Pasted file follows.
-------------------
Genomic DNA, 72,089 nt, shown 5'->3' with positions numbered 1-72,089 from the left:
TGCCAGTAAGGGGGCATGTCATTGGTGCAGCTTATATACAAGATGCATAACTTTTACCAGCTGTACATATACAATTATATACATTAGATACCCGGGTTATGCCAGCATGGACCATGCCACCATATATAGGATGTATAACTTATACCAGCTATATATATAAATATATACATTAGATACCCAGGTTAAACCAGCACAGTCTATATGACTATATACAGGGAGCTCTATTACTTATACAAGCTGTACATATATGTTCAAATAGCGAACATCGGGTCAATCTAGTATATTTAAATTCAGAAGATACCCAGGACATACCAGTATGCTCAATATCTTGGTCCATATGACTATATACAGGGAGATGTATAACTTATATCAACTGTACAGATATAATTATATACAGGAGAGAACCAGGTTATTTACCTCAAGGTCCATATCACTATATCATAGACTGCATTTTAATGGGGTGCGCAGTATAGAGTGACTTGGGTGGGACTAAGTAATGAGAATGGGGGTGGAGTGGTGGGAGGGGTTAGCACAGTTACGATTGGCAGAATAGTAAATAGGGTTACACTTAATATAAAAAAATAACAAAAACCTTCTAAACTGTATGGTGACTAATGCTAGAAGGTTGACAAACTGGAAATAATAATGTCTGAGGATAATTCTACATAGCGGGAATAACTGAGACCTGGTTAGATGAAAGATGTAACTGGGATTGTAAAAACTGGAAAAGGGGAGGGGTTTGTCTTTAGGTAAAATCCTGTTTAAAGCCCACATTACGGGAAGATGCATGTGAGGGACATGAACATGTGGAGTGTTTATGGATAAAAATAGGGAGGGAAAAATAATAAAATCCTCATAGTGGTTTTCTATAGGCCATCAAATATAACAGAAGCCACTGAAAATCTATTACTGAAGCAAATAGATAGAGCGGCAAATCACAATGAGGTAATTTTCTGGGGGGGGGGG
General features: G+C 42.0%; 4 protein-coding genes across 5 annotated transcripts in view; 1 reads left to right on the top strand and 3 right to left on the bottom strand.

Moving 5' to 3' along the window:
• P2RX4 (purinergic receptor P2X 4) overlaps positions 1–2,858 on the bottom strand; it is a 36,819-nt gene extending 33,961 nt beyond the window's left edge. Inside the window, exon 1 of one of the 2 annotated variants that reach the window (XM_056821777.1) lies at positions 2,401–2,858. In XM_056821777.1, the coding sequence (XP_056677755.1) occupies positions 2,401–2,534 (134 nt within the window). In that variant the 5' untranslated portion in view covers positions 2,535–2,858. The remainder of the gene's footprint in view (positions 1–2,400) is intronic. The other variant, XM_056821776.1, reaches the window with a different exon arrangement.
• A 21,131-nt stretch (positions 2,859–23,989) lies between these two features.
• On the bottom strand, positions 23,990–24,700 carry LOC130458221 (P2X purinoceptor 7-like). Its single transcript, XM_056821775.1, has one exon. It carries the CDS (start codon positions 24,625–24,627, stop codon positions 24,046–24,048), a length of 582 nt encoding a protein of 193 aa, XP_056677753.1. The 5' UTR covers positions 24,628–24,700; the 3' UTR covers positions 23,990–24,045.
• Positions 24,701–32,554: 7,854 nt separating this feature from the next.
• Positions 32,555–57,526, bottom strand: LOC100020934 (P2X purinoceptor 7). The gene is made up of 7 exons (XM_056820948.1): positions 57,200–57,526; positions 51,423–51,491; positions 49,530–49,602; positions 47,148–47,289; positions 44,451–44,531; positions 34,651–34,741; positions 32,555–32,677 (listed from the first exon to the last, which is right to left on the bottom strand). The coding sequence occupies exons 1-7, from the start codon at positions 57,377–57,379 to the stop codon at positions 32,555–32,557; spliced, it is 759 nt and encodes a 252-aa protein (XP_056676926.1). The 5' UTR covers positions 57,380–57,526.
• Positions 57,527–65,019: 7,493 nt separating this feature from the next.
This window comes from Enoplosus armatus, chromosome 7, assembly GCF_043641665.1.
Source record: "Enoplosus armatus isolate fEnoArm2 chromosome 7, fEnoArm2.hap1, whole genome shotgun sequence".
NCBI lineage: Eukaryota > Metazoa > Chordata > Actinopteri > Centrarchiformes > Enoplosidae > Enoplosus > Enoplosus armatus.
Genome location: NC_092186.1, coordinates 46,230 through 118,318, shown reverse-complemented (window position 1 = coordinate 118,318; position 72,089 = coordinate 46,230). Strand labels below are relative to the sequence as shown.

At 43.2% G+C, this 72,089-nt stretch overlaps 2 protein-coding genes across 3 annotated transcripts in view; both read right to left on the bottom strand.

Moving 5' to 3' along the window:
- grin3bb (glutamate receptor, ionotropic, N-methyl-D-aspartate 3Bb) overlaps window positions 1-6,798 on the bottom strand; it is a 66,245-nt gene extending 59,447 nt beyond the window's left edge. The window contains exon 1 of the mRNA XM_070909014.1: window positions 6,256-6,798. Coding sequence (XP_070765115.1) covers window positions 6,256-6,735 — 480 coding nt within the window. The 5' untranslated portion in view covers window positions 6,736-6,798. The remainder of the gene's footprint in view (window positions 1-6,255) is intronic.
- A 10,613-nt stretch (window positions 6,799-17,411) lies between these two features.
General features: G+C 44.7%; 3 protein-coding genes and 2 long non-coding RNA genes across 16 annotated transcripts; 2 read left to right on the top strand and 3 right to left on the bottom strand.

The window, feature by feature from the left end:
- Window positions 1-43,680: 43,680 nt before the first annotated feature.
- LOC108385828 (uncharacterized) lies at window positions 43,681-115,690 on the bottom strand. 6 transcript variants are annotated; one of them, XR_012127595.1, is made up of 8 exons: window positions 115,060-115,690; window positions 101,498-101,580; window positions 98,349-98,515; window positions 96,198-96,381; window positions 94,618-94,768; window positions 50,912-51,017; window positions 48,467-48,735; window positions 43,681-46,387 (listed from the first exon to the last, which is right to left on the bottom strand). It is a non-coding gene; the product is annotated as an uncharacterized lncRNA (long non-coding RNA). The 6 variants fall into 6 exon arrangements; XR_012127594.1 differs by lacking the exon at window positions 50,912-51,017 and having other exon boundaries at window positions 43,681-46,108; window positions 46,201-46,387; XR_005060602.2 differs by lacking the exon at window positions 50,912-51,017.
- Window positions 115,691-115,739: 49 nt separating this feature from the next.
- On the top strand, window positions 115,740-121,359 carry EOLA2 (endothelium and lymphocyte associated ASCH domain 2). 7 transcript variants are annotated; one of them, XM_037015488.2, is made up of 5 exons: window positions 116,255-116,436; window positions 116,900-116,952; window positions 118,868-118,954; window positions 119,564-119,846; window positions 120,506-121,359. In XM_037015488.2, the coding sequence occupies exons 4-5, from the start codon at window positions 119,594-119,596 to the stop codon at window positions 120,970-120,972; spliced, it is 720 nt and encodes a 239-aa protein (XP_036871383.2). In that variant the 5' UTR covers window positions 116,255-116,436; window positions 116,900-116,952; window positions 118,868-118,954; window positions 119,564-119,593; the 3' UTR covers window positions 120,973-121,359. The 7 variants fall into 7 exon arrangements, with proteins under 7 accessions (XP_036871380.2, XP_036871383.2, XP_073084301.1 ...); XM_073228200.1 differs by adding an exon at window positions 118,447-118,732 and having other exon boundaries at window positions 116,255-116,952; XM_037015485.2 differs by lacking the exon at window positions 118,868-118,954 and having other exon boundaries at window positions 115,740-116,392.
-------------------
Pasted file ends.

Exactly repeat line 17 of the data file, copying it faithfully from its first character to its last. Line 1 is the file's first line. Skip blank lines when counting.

- grin3bb (glutamate receptor, ionotropic, N-methyl-D-aspartate 3Bb) overlaps window positions 1-6,798 on the bottom strand; it is a 66,245-nt gene extending 59,447 nt beyond the window's left edge. The window contains exon 1 of the mRNA XM_070909014.1: window positions 6,256-6,798. Coding sequence (XP_070765115.1) covers window positions 6,256-6,735 — 480 coding nt within the window. The 5' untranslated portion in view covers window positions 6,736-6,798. The remainder of the gene's footprint in view (window positions 1-6,255) is intronic.